Michigan House Bill 4477 – Ignorance or Malicious?
- May 7, 2019
- 877 views
A new bill was introduced into the Michigan House on Microgrids. In the press release from Michigan House Representative Steven Johnson is the odd statement of: “House Bill 4477 would establish protocols for microgrids so renewable energy users could safely disconnect from the main electric grid during outages and continue using the renewable energy they generate.”
There are a range of issues in the bill including the destruction of one of the key tenants of Utility franchise laws. But the one that really gets funny is the one to allow residential renewables to operate in an outage. That is the only issue I will address here.
House Bill 4477 requires that people with renewables be allowed to use them during outages!
Today Michigan uses the National Electrical Code (NEC) which allows that any local generation be used during outages, with proper safety equipment. Tens of thousands of Michigan households have generators, transfer trip switches, and the other safety equipment required to allow them to run during outages.
Nothing is different about renewables, any renewable system can currently be installed or modified to run during an outage. All it takes is an installed to put in transfer trip, use an off-grid inverter, and for the safety of the appliances and people in the household either pick an inverter with good voltage regulation or put in a voltage regulator. Because in an outage the cloud cover in Michigan can be highly variable, some storage to ride through cloud cover and potentially provide power into the evening might be wise. Oh course, the transfer trip system, and the voltage regulator add cost to the system.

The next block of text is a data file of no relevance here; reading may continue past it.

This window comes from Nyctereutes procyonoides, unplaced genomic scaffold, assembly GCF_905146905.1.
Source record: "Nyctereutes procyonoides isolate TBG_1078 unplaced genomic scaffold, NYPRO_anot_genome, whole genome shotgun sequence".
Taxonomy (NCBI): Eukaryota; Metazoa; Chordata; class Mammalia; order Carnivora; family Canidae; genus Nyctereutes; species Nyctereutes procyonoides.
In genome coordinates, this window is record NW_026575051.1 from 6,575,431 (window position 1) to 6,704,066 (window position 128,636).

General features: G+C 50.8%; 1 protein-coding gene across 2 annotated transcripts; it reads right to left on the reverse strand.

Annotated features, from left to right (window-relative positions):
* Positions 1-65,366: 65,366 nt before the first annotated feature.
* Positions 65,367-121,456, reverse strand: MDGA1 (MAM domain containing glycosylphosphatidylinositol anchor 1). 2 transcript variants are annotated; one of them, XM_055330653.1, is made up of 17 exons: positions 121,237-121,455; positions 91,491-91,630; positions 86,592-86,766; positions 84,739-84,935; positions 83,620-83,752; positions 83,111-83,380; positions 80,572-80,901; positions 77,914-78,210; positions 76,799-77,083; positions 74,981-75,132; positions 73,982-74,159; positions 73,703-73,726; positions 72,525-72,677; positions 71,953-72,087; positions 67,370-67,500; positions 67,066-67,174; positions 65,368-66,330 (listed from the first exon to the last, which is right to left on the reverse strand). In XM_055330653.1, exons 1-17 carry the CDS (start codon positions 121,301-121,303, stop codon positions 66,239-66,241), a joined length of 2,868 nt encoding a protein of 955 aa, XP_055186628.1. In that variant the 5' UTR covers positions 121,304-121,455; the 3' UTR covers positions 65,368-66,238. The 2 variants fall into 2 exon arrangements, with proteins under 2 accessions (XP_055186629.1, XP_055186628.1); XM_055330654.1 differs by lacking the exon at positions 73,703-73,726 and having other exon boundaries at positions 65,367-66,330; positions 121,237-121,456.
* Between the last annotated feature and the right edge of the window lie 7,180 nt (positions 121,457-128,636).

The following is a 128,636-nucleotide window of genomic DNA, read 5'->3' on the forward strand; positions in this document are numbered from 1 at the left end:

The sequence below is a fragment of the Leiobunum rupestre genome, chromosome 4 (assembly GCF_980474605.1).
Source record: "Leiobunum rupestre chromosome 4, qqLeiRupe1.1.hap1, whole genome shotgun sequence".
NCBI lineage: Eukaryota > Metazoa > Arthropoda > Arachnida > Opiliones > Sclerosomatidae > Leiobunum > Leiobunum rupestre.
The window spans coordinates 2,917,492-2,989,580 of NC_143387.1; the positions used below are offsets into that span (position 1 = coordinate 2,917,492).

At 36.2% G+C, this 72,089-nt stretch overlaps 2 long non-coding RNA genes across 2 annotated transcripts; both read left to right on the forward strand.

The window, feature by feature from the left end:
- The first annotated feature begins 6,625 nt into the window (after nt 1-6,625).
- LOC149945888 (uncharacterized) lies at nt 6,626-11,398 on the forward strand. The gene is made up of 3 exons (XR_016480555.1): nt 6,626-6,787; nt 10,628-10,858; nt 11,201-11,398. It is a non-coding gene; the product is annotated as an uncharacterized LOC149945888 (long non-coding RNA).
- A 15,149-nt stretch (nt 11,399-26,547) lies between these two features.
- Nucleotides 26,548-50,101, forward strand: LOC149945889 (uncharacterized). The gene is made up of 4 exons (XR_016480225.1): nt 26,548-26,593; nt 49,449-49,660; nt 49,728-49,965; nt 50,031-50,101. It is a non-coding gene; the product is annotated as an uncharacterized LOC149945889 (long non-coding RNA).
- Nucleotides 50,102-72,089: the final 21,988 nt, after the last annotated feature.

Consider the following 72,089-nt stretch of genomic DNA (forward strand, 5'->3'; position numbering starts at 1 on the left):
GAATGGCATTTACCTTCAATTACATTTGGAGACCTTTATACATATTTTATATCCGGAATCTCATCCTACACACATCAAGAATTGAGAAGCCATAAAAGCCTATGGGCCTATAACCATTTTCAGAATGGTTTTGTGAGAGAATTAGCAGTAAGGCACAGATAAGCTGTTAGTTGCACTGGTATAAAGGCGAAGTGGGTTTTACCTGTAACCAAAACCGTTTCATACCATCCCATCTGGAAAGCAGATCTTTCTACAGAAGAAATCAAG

People who run on pure solar during outages can expect shorter life spans on all their electrical equipment do to variations in solar output during the storm and the weather immediately following the storm. The cost of at least a bit of storage would be paid off with the longer life of their appliances, computers, and entertainment equipment.
So, I am confused, do the sponsors of this bill not realize that this is currently law and regulation in Michigan or are they trying to get around the NEC, as some of the solar installers in Michigan have done time and again. Is this an end run to avoid cost of safety equipment?
Do they not realize that if the state starts not following the NEC that home insurance rates will rise, almost immediately by between 7 and 15 percent? Costing taxpayers far, far more in the state than following the NEC and putting in the safety equipment?
The requirements are clear in the NEC. Rep. Steven Johnson and his co-authors are either ignorant of the current rules or are they trying to go around the NEC and the safety of the public and the people who maintain the grid?
I got a non-answer from Rep. Johnson office when I asked. Having been provided with an earlier draft of this article they have not responded to the article.
We as an engineering community have the responsibility to stand up for safety and to help policy makers understand the underlying technical issues. In this case I hope it is only about ignorance, and not about maliciousness. Speak out to your policy makers and offer technical advice, lets avoid this kind of bill from ever being written.